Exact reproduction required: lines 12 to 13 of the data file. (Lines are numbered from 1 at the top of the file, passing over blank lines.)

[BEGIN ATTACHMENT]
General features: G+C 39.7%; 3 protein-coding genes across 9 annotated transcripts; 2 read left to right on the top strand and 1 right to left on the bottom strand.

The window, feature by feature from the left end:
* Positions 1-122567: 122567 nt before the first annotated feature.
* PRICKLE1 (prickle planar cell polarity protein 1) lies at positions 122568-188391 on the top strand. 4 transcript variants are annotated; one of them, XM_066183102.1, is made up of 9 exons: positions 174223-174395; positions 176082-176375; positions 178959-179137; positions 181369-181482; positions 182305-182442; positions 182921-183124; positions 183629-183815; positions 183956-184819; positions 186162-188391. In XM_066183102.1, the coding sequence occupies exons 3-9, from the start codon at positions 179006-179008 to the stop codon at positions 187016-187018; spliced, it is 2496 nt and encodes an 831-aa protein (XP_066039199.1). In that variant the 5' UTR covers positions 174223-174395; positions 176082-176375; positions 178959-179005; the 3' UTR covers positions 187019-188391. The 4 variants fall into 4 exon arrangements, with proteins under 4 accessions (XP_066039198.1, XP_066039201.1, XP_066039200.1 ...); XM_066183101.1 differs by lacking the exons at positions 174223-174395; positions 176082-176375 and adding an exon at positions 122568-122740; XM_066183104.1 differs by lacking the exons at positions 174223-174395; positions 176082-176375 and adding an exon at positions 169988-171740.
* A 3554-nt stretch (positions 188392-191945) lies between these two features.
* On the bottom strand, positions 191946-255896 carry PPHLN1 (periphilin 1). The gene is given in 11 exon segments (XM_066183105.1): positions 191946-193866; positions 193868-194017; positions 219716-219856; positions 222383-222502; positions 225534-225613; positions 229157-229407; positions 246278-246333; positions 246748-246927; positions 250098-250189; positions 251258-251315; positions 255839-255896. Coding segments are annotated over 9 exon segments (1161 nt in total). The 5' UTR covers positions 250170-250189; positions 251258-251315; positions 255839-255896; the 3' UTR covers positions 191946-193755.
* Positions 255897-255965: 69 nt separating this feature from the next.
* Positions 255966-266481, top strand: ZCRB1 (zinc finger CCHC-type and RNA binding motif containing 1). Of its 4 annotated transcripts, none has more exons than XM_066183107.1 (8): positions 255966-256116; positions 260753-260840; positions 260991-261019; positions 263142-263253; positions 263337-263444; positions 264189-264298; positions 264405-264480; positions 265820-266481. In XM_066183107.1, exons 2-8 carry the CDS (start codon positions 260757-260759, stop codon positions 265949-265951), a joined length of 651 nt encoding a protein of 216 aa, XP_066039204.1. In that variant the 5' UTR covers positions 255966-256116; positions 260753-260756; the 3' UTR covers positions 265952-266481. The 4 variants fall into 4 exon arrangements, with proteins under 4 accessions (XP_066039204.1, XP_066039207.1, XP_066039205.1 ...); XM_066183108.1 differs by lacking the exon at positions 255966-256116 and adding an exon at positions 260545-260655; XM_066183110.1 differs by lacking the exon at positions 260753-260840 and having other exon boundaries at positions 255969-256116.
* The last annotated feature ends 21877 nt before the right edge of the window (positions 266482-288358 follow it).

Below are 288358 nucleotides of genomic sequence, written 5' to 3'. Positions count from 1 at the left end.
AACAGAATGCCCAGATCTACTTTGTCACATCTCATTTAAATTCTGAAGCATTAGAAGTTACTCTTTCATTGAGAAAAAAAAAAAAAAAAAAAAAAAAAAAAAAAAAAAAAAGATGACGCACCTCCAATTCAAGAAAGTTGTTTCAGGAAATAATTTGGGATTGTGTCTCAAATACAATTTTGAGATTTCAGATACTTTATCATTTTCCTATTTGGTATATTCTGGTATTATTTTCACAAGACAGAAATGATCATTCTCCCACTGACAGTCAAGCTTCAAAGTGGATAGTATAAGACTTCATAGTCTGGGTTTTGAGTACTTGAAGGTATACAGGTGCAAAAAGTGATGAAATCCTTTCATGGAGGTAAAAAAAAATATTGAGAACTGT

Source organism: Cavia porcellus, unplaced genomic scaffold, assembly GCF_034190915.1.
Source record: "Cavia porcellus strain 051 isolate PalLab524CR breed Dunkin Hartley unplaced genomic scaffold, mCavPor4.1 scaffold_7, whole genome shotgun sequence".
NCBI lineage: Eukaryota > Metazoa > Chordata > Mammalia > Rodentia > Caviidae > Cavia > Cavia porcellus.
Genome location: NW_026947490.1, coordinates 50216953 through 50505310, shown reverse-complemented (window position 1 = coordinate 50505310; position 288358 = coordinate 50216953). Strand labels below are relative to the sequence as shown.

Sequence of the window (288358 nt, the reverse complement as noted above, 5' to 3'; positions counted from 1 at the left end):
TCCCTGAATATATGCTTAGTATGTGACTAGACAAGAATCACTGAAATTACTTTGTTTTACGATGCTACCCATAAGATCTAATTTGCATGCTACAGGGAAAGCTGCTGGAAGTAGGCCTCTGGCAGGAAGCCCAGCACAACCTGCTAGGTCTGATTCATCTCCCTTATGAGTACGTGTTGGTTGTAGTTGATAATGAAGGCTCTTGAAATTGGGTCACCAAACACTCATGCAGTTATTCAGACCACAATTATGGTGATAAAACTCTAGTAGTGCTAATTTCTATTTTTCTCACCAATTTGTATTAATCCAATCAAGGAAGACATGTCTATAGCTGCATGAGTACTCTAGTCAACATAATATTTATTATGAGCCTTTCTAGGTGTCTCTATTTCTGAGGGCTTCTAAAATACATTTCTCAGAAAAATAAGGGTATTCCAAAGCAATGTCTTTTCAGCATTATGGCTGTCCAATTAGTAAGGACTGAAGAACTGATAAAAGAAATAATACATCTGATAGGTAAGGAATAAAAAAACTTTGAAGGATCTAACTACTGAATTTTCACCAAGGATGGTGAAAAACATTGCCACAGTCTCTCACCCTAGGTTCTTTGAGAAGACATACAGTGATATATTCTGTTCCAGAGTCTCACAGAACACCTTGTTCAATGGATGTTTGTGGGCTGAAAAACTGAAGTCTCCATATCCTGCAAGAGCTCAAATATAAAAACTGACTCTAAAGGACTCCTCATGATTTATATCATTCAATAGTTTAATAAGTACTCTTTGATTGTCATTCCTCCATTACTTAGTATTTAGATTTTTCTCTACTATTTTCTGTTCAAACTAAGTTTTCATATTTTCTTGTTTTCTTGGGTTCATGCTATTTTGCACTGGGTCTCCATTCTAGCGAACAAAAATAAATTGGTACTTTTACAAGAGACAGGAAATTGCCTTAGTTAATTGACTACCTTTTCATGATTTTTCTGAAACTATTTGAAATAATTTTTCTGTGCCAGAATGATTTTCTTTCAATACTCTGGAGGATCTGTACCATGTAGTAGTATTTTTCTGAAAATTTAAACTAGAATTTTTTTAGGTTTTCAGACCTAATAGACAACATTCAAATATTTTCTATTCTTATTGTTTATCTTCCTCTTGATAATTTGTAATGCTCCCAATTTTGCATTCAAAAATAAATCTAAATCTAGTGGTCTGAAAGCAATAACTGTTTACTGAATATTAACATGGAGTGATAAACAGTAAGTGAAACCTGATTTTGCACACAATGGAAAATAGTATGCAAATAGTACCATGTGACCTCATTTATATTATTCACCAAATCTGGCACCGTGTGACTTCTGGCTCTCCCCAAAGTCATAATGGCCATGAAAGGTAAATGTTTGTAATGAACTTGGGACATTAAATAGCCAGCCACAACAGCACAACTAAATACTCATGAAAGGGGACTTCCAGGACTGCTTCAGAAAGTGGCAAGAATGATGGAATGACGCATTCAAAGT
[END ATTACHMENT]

Source organism: Cavia porcellus, unplaced genomic scaffold, assembly GCF_034190915.1.
Source record: "Cavia porcellus strain 051 isolate PalLab524CR breed Dunkin Hartley unplaced genomic scaffold, mCavPor4.1 scaffold_7, whole genome shotgun sequence".